Not only does Luigi’s Mansion 2 provide more of the charm, humour and atmosphere of the original, but it expands the formula in numerous ways that don’t just feel like “more of the same”. It’s almost as though the first game was a (very polished) technical demo, with the sequel being the “full game”. In this title you’ll explore multiple mansions, each acting like a kind of themed world or biome. The puzzles are truly fantastic, in that they often require you to think laterally…but also in the sense that their solutions are often pretty hilarious. This game really leans into its quirky humour in a way that permeates the entire experience. The physical level design here is among the best I’ve ever seen from Nintendo, too; I’m constantly awed by the variety and ingenuity they’ve been able to incorporate into a game where you can’t jump, and where your only weapons are a vacuum cleaner and a flashlight.
There are countless other brilliant 3DS games, of course. I definitely think that The Legend of Zelda: Majora’s Mask 3D is, hands down, the best version of that classic game. And I personally enjoyed Super Mario 3D Land a lot more than 3D World on the Wii U (despite the latter certainly being an excellent game).
One of the greatest advantages of the Switch is that you can play it anywhere, anytime. Not only that, but you can get a “full console experience” on the go, which simply doesn’t exist anywhere else.
But battery life is a major issue on the Switch. And although you can easily chuck the tablet into a case, it’s definitely true that the 3DS has obvious advantages when it comes to portability — for one thing, you can just close the clamshell and immediately resume your game whenever you like. You’ll also find that instead of getting 2–3 hours of continuous gameplay in a single session, you’ll get more like 5–7.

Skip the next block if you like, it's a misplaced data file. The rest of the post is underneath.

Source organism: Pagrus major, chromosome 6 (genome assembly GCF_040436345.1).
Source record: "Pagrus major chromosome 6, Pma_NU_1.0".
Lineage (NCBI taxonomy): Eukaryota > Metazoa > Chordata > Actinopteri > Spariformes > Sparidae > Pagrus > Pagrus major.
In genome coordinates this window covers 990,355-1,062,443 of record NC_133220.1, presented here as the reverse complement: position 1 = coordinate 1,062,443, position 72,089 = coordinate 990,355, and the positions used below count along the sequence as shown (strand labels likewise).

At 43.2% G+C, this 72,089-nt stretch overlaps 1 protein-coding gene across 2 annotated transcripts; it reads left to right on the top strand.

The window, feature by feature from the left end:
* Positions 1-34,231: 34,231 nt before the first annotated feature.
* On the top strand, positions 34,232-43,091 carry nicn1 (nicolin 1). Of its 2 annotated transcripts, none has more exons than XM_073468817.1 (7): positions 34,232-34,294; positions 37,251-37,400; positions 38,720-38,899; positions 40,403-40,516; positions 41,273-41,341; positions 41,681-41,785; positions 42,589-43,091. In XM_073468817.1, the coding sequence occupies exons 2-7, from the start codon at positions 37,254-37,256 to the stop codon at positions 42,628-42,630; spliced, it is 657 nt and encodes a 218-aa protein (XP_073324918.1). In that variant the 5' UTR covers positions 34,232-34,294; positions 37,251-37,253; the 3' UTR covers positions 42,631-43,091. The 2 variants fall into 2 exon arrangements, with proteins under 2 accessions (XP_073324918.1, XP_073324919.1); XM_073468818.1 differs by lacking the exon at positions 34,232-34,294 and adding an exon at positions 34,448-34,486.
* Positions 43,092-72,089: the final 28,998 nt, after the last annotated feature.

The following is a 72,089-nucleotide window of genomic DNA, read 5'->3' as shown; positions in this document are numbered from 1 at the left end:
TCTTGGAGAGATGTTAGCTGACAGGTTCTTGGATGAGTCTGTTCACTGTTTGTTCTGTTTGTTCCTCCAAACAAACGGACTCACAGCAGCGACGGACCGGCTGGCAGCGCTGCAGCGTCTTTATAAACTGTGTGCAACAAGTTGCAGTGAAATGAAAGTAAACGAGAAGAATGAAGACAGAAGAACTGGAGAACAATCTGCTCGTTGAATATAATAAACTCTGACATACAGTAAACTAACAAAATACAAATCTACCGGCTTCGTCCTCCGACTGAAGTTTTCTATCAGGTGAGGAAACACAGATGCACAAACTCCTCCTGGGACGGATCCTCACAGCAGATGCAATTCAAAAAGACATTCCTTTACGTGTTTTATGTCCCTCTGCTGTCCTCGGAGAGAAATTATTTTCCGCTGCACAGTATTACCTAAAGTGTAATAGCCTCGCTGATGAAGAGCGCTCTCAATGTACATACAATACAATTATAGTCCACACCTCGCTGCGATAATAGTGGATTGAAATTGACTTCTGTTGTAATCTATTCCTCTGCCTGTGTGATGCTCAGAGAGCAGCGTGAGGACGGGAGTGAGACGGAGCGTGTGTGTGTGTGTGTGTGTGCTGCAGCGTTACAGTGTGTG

I managed to play A Link Between Worlds for several hours across a few days without actually charging my 3DS at all. When the power indicator went orange yesterday, I suddenly realised how long I’d been playing without being tethered to a power supply.
4. 3D is still cool
This one might be a bit controversial, because I know there are people who simply don’t care for the 3D side of the 3DS — this is obviously one major reason why the 2DS exists (as well as to drive the price down even further).
But I think it’s worth noting just what Nintendo have done here. As far as I know, this is the only mass-market device that offers a glasses-free 3D display. I remember finding the technology remarkable with the original 3DS, but Nintendo have refined it substantially on the New 3DS, thanks to the face-tracking technology that helps to keep the 3D visuals stable even when your face moves relative to the screen.